Jimmy Colton was the Foreign Picture Editor at Newsweek. He knew Peter Turnley. He had been working with him. Jimmy showed me Peter’s work. I give all the credit to Jimmy. He auditioned all these people for me. Jimmy gets full credit. Once the photographers were signed, I never doubted that they could do it. I simply told them I had complete and total faith in them.
I had made a couple of requests before taking the job at Newsweek. One of them was that I wanted a public coronation. As the first woman to do this job, I wanted everyone, particularly the senior editors to see that I only answered to one person and that was the editor in chief Richard M. Smith. I didn’t want any crap.
The other deal was that I wanted to cut the world into pieces and put a contract photographer into each piece. Each photographer would be responsible for their piece. That’s how it started.
I gave Peter Europe. I gave Andy Hernandez the Far East.
I gave Mark Peters, who was about to sign a contract with Time, all of Africa. Jimmy got him on the phone just before he was going to sign with Time and I said, “Darling, don’t go with those people. There are 55 of them. Sweetheart, stick with me. You don’t even know me, but I’ll tell you that I’m much more fun.”
I said to each of them, “When stuff breaks out in your territory, call me from it. Don’t call me from your home. Just go.”
I added, “If it’s wrong and we made a mistake I’ll take the heat. Nobody gets to you through me.”
I think that’s one of the reasons they brought me in from the outside. I made it very clear to the senior editors that if you pick on any of the kids that work for me, you would have picked on me.
Arnold Drapkin (the Director of Photography at Time) did a big dinner for me at Germaine’s in Washington at the beginning of my job at Newsweek. In his toast he said it will be interesting to see if she can bid blind and how we’ll see what she’s made of. Every time he referred to me it was as “she.”
I got up. Thanked Arnold for hosting the dinner and picking up the tab (because it was huge). All the Time, Newsweek and U.S. News photographers based in Washington were there as well as some of the freelancers.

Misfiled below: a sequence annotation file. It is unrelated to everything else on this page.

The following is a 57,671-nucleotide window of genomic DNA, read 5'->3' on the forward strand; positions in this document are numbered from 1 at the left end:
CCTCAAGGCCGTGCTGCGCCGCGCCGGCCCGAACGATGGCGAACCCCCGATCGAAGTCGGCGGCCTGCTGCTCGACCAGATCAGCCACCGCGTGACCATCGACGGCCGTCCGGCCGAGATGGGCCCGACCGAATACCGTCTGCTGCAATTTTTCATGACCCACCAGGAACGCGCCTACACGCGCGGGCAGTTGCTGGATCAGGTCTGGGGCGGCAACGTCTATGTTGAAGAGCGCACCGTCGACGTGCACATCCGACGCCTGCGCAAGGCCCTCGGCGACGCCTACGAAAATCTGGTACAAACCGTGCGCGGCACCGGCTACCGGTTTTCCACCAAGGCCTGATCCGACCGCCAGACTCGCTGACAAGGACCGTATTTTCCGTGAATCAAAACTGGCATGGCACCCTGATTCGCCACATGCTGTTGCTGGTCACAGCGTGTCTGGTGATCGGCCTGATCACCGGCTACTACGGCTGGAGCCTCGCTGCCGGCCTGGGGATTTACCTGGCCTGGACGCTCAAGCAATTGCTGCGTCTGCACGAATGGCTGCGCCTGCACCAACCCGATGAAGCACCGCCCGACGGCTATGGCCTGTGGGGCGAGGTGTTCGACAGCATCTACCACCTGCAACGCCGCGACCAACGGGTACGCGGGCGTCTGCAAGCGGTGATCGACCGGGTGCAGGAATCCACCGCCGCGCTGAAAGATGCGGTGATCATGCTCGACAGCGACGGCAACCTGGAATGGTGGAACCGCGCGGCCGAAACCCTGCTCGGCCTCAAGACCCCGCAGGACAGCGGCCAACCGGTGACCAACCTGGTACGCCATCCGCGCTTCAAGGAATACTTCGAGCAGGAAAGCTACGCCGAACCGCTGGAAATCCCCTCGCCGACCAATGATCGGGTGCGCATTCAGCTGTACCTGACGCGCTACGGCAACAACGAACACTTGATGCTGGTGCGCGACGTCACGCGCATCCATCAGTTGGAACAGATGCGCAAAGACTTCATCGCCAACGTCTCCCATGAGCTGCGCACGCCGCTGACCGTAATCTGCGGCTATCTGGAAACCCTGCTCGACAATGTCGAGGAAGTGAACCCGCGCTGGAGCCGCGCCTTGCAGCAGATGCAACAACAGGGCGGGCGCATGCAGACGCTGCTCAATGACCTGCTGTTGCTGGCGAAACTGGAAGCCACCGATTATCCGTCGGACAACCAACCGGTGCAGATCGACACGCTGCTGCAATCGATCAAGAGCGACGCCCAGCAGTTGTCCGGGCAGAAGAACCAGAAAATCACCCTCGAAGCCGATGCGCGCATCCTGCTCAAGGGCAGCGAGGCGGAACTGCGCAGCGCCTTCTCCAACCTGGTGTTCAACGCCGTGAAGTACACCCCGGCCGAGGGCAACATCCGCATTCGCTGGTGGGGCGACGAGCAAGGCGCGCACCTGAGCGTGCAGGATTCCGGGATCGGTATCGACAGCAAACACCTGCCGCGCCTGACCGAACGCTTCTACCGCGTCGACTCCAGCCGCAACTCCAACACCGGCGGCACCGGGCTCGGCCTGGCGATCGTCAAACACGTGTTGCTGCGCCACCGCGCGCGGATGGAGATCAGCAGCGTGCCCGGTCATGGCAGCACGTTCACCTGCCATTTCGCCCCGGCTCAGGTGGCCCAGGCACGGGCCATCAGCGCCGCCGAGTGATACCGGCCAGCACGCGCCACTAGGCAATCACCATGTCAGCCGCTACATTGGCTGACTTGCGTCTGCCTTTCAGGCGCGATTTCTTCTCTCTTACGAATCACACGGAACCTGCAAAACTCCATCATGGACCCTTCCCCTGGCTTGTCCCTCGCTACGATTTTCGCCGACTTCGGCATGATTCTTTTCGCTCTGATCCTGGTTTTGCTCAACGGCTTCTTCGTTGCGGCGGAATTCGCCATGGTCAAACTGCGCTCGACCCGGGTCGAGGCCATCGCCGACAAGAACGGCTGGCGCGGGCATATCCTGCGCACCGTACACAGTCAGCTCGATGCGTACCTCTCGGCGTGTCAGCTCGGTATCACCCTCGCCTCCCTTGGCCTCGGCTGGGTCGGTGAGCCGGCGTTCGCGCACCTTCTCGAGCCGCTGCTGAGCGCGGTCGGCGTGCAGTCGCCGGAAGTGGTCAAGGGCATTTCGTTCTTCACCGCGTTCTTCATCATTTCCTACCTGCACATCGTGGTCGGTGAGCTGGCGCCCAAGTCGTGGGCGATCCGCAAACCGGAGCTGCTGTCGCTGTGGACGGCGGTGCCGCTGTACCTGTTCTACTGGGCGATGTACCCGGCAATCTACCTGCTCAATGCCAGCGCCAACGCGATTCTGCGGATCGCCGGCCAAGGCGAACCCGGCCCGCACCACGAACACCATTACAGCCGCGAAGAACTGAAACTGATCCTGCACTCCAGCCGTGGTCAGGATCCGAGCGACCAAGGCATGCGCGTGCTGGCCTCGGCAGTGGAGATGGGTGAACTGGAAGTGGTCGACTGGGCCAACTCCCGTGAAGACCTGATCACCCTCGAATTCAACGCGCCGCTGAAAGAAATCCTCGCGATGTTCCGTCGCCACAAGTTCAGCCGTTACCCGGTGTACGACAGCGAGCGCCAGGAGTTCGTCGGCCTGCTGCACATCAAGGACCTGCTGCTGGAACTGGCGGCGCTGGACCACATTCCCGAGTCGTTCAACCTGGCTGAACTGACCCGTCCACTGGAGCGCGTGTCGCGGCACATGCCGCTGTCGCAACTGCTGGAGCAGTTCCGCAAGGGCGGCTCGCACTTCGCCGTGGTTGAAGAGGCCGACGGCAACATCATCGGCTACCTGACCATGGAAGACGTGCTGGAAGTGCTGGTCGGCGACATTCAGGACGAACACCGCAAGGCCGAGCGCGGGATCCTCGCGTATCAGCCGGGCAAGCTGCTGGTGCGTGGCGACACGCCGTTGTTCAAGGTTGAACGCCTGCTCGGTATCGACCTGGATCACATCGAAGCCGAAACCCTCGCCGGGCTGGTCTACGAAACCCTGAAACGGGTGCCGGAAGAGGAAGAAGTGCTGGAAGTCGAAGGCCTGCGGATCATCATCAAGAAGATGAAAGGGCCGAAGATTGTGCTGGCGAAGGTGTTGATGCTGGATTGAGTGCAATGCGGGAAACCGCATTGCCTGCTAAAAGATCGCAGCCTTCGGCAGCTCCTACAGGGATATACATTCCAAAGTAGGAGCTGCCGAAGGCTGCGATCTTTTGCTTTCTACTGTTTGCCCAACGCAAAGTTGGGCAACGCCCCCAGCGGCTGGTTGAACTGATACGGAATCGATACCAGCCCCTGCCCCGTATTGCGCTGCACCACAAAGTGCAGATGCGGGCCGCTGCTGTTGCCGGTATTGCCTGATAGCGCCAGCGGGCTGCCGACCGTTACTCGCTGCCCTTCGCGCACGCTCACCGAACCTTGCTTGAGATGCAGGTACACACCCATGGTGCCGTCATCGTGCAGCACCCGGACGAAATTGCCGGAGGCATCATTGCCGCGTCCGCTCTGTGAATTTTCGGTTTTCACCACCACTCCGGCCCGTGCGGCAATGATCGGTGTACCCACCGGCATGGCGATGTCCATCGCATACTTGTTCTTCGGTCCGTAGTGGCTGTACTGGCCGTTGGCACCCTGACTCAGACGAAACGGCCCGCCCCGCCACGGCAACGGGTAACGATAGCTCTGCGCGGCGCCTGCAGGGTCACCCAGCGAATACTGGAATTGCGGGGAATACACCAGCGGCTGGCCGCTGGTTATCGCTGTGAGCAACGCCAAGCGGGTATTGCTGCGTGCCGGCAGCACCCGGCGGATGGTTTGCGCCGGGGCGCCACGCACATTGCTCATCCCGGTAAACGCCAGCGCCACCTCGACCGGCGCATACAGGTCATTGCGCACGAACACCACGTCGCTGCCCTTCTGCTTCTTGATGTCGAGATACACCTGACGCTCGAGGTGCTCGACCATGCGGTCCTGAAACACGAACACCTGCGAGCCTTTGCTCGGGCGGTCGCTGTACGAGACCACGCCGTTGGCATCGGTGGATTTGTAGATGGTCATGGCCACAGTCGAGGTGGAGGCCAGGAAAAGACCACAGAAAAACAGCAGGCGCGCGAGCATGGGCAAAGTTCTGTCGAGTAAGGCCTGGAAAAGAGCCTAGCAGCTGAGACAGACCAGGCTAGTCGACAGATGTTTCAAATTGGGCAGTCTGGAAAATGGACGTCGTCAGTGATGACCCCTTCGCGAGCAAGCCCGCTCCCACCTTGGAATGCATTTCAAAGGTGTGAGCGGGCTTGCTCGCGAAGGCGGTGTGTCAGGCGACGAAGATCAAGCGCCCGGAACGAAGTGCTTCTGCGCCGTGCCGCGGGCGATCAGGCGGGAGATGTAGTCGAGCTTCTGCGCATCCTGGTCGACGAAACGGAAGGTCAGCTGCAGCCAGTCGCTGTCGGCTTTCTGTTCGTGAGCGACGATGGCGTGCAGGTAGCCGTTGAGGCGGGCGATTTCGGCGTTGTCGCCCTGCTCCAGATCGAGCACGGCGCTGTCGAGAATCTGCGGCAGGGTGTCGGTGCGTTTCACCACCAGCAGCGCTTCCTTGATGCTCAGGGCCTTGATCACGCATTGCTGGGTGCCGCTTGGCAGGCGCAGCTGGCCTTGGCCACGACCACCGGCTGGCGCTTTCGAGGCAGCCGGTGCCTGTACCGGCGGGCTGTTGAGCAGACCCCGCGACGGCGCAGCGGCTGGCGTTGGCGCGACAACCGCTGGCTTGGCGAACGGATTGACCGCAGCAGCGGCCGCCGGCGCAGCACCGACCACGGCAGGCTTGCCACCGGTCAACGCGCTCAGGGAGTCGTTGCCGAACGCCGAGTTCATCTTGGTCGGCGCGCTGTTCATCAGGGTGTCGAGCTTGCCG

Then, with all those guys there I toasted Arnold, “You know it will be interesting to see when these boys are out in the field and somebody has been trying to kill them, if they want to talk to their dad, because of course with their dad they have to stay so brave all the time, or whether they’re going to want to talk to their mom. Who will be understanding, a dead letter office where they can let their hair down.”
Then I stared him square in the eye and said, “You know what Arnold, my money’s on the mother.”
I looked over at Wally McNamee and he had the biggest smile on his face. After that Wally and I were bonded.
My contract photographers who were covering conflict situations would call me up after terrible things had happened all around them. They had witnessed awful stuff and (with me) they were allowed to get emotional. I’d never tell anybody. It was a great relief for them. (Ken, you well know, in those situations, where you have photographed death and destruction like the extraordinary photograph from the Gulf War of the Iraqi solder coming through the window all burned up.) Those images live in your brain forever.
They live with photographers. They live with photo editors also because they see the raw take and they decide what civilians can see. So all those pictures live in my head. When sh*t goes down like the bombing in Boston, they all come out to visit. (I would imagine, Ken, when some dreadful event occurs, you might remember those pictures and they come back to say hello to you.)
This is why I was looking to hire photographers who would be like guerillas. People I could still dress up in a tuxedo and send on a lovely dinner with Mrs. Graham, but guerillas. Nobody would be looking over their shoulder when they were shooting. If a staff photographer showed up in their territory, that staff photographer would be working for them. Which was the exact opposite of how it was run at Time.
I had six contract photographers and Time had fifty-five. Newsweek told me I could hire away one photographer from Time as a new staff photographer. I choose Arthur Grace. Everybody asked, why?
I said, “Arthur is like Annie. He doesn’t stand where other people do.”
Like Annie, Arthur hates to be behind the rope or anywhere else that other photographers are. It’s part of how those two are wired visually. My experience with Annie taught me a lot. I knew to always look for people who went and shot things differently, who took risks.
When Arthur and I did Choose Me in 1988. It was his idea. A brilliant idea. He decided he wanted to shoot the presidential campaign not with thirty-five, but with a Rollie in 2 ¼ format.
He said, “When you have a 35mm and the TV light goes on they give you that face. With a Rollie, they’ll never know when I’m making a picture.”